Steve Connor Babies of older fathers are more likely to carry genetic mutations than those of younger fathers. And the mutations could lead to illnesses such as autism and schizophrenia in later life, a landmark study has shown. Scientists have, for the first time, counted the number of new mutations linked with a father's age at the time of conception and have concluded that older men are significantly more likely to have children with potentially harmful genetic changes. The results could explain previous studies showing that certain mental and developmental illnesses with strong genetic components tend to be more common among people whose fathers were older at the time of conception. Although the age of a child's mother has been linked with problems associated with chromosomal defects, such as Down's syndrome, there has been scant information about the contribution made by older fathers to the future health of their offspring. "These observations shed light on the importance of the father's age on the risk of diseases such as schizophrenia and autism," the researchers say in their study published in the journal Nature. The scientists found that a new-born baby's genome contains around 60 new small-scale mutations compared with its parents and that the actual number of new mutations carried by each child was strongly dependent on the age of the father, rather than the mother, at the time of conception. The researchers, led by Augustine Kong and Kari Stefansson of deCode Genetics in Reykjavik, calculated that a 20-year-old father transmits about 25 new mutations to his child while a 40-year-old man will pass on 65. © independent.co.uk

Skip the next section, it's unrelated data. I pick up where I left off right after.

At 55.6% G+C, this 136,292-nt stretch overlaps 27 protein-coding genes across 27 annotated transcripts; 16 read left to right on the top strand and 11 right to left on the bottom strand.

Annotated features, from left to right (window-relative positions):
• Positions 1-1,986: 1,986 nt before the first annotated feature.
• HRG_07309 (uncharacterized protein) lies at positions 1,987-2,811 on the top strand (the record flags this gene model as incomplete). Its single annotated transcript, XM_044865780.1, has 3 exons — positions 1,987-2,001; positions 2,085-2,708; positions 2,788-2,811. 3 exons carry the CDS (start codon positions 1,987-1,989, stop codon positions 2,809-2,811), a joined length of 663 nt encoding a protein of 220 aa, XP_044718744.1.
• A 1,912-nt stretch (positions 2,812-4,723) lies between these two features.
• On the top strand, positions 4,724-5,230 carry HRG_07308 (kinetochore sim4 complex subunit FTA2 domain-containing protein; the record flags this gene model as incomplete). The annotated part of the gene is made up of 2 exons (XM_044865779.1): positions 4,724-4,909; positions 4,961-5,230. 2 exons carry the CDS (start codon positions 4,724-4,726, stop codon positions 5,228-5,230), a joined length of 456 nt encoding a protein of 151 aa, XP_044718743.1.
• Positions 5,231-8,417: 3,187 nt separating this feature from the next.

Related chapters from BP7e: Chapter 7: Life-Span Development of the Brain and Behavior; Chapter 12: Sex: Evolutionary, Hormonal, and Neural Bases
Related chapters from MM:Chapter 13: Memory, Learning, and Development; Chapter 8: Hormones and Sex
Link ID: 17196 - Posted: 08.25.2012